New York is a state in the northeastern United States.
The City of New York, often called New York City (NYC) or simply New York, is the most populous city in the United States.
Nobert Brodine (December 16, 1896 – February 28, 1970), also credited as Norbert F. Brodin and Norbert Brodin, was a film cinematographer.
The Norden Mk.
Reed Hadley (born Reed Herring, June 25, 1911 – December 11, 1974) was an American film, television and radio actor.
Robert Jolin Osborne (May 3, 1932 – March 6, 2017) was an American actor, film historian, television presenter, and author, best known for more than twenty years as the primary host of the cable channel Turner Classic Movies (TCM).
A semidocumentary is a form of book, film, or television program presenting a fictional story that incorporates many factual details or actual events, or which is presented in a manner similar to a documentary.
Sheila Bromley (October 31, 1911 – July 23, 2003), (The reference work Obituaries in the Performing Arts, 2003 gave her birth date as October 31, 1907).
Signe Hasso (born Signe Eleonora Cecilia Larsson, 15 August 1915 – 7 June 2002) was a Swedish actress, writer and composer.
The spy film genre deals with the subject of fictional espionage, either in a realistic way (such as the adaptations of John le Carré) or as a basis for fantasy (such as many James Bond films).
The Naked City is a 1948 film noir directed by Jules Dassin.
The New York Times (sometimes abbreviated as The NYT or The Times) is an American newspaper based in New York City with worldwide influence and readership.
The Screen Guild Theater is a radio anthology series broadcast from 1939 until 1952 during the Golden Age of Radio.
The Street with No Name is a 1948 film noir directed by William Keighley.
Time is an American weekly news magazine and news website published in New York City.
Turner Classic Movies (TCM) is an American movie-oriented pay-TV network operated by Turner Broadcasting System. Launched in 1994, TCM is headquartered at Turner's Techwood broadcasting campus in the Midtown business district of Atlanta, Georgia. Historically, the channel's programming consisted mainly of classic theatrically released feature films from the Turner Entertainment film library – which comprises films from Warner Bros. Pictures (covering films released before 1950) and Metro-Goldwyn-Mayer (covering films released before May 1986). However, TCM now has licensing deals with other Hollywood film studios as well as its WarnerMedia sister company, Warner Bros. (which now controls the Turner Entertainment library and its own later films), and occasionally shows more recent films. The channel is available in the United States, Canada, the United Kingdom, Ireland, Malta, Latin America, France, Spain, the Nordic countries, the Middle East, Africa and Asia-Pacific.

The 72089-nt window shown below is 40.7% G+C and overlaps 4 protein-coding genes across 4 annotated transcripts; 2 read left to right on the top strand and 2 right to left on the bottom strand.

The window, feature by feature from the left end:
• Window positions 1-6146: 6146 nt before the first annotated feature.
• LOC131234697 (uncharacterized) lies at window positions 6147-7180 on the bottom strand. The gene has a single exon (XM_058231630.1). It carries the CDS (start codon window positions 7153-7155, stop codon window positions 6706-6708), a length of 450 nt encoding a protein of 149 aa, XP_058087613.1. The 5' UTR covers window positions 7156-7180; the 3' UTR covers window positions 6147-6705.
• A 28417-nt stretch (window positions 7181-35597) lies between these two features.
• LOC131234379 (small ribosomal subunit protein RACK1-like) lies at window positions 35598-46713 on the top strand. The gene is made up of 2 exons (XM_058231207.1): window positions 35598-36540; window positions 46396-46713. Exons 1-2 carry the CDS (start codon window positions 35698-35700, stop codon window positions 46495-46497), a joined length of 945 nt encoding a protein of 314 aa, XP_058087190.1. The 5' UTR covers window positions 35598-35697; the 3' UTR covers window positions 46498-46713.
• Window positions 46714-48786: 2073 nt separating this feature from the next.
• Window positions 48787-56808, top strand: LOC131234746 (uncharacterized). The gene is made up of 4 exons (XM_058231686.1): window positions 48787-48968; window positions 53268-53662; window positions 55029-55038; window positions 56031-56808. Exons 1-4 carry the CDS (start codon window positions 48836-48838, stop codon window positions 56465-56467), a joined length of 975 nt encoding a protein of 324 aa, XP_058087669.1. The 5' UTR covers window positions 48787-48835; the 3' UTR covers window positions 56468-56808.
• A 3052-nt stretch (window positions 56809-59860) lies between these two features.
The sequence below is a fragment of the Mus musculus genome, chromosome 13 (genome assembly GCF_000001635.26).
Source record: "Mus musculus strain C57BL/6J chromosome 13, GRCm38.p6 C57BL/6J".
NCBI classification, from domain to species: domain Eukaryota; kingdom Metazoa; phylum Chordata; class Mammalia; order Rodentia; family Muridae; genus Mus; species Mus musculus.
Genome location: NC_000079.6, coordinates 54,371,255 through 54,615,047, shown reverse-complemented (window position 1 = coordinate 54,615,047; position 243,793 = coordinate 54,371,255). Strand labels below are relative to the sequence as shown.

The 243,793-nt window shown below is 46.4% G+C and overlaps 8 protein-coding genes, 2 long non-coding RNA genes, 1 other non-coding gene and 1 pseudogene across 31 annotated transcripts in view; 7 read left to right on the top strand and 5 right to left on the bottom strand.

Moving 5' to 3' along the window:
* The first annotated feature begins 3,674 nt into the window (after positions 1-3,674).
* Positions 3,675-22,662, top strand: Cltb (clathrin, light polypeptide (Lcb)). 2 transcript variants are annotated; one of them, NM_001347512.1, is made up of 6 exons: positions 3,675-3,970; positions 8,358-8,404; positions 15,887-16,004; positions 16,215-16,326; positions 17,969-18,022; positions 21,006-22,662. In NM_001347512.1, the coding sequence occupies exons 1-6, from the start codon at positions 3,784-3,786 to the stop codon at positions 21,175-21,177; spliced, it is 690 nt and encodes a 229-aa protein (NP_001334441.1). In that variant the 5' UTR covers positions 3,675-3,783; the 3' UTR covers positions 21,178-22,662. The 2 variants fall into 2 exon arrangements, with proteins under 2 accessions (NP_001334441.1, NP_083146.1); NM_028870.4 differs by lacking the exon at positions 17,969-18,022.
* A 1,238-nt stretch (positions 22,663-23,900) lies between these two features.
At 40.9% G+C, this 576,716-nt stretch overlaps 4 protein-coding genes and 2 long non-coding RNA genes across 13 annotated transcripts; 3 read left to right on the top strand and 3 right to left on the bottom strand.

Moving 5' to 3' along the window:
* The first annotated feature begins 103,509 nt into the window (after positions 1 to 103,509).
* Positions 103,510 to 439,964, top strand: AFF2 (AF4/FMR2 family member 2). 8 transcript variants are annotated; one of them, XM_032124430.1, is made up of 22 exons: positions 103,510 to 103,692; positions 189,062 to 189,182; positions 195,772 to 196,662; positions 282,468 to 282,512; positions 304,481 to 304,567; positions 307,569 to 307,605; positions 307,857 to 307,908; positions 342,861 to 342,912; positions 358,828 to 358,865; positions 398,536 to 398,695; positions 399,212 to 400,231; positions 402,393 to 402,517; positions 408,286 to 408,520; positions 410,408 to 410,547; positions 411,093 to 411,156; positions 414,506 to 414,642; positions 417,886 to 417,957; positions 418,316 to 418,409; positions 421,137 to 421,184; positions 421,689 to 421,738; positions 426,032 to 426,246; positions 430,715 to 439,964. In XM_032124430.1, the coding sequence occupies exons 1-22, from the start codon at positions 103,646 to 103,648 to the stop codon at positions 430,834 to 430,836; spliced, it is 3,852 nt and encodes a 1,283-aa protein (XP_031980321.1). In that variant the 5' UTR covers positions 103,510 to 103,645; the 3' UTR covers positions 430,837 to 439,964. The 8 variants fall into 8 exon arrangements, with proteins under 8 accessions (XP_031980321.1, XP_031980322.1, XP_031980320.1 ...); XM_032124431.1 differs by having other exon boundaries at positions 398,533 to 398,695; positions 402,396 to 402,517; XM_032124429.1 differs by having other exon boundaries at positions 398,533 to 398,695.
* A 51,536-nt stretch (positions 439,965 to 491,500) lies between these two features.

William Eythe (April 7, 1918 – January 26, 1957) was an American actor of film, radio, television and stage.
William G. Sebold (Wilhelm Georg Debrowski; March 10, 1899 in Mülheim, Germany – February 16, 1970 in Walnut Creek, California) was a United States citizen who was coerced into becoming a spy when he visited Germany after being pressured by several high-ranking Nazi members.
World War II (often abbreviated to WWII or WW2), also known as the Second World War, was a global war that lasted from 1939 to 1945, although conflicts reflecting the ideological clash between what would become the Allied and Axis blocs began earlier.
Twentieth Century Fox Film Corporation, doing business as 20th Century Fox, is an American film studio currently owned by 21st Century Fox.